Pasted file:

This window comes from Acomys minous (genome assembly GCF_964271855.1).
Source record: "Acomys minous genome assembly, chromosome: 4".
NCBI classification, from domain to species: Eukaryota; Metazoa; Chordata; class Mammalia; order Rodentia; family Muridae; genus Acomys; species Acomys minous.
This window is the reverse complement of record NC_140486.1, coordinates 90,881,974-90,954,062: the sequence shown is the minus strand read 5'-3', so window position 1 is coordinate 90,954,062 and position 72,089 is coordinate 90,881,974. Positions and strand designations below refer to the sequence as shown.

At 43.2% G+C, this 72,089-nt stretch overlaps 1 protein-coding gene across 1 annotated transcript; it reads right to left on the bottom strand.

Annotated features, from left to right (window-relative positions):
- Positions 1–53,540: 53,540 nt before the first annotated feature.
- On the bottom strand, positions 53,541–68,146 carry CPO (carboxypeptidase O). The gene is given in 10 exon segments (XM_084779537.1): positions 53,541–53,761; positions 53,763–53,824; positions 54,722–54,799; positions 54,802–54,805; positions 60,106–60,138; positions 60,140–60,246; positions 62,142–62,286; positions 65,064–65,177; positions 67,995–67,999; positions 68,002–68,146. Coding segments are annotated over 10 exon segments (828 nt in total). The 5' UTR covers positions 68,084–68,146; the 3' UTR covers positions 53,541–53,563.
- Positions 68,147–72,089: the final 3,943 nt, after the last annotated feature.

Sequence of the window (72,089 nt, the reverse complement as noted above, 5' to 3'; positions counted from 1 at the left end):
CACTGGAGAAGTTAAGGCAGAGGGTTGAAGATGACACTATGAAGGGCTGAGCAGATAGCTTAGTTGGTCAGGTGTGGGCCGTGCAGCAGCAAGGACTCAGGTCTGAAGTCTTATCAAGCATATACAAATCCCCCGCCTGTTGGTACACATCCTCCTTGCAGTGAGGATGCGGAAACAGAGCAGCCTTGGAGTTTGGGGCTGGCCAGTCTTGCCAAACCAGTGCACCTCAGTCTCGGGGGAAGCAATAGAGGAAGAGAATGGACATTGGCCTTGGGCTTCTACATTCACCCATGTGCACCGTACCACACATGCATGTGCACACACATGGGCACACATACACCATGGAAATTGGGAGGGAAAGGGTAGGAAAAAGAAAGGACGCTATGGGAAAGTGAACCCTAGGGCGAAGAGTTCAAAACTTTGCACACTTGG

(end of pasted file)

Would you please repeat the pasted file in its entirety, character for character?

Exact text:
This window comes from Acomys minous (genome assembly GCF_964271855.1).
Source record: "Acomys minous genome assembly, chromosome: 4".
NCBI classification, from domain to species: Eukaryota; Metazoa; Chordata; class Mammalia; order Rodentia; family Muridae; genus Acomys; species Acomys minous.
This window is the reverse complement of record NC_140486.1, coordinates 90,881,974-90,954,062: the sequence shown is the minus strand read 5'-3', so window position 1 is coordinate 90,954,062 and position 72,089 is coordinate 90,881,974. Positions and strand designations below refer to the sequence as shown.

At 43.2% G+C, this 72,089-nt stretch overlaps 1 protein-coding gene across 1 annotated transcript; it reads right to left on the bottom strand.

Annotated features, from left to right (window-relative positions):
- Positions 1–53,540: 53,540 nt before the first annotated feature.
- On the bottom strand, positions 53,541–68,146 carry CPO (carboxypeptidase O). The gene is given in 10 exon segments (XM_084779537.1): positions 53,541–53,761; positions 53,763–53,824; positions 54,722–54,799; positions 54,802–54,805; positions 60,106–60,138; positions 60,140–60,246; positions 62,142–62,286; positions 65,064–65,177; positions 67,995–67,999; positions 68,002–68,146. Coding segments are annotated over 10 exon segments (828 nt in total). The 5' UTR covers positions 68,084–68,146; the 3' UTR covers positions 53,541–53,563.
- Positions 68,147–72,089: the final 3,943 nt, after the last annotated feature.

Sequence of the window (72,089 nt, the reverse complement as noted above, 5' to 3'; positions counted from 1 at the left end):
CACTGGAGAAGTTAAGGCAGAGGGTTGAAGATGACACTATGAAGGGCTGAGCAGATAGCTTAGTTGGTCAGGTGTGGGCCGTGCAGCAGCAAGGACTCAGGTCTGAAGTCTTATCAAGCATATACAAATCCCCCGCCTGTTGGTACACATCCTCCTTGCAGTGAGGATGCGGAAACAGAGCAGCCTTGGAGTTTGGGGCTGGCCAGTCTTGCCAAACCAGTGCACCTCAGTCTCGGGGGAAGCAATAGAGGAAGAGAATGGACATTGGCCTTGGGCTTCTACATTCACCCATGTGCACCGTACCACACATGCATGTGCACACACATGGGCACACATACACCATGGAAATTGGGAGGGAAAGGGTAGGAAAAAGAAAGGACGCTATGGGAAAGTGAACCCTAGGGCGAAGAGTTCAAAACTTTGCACACTTGG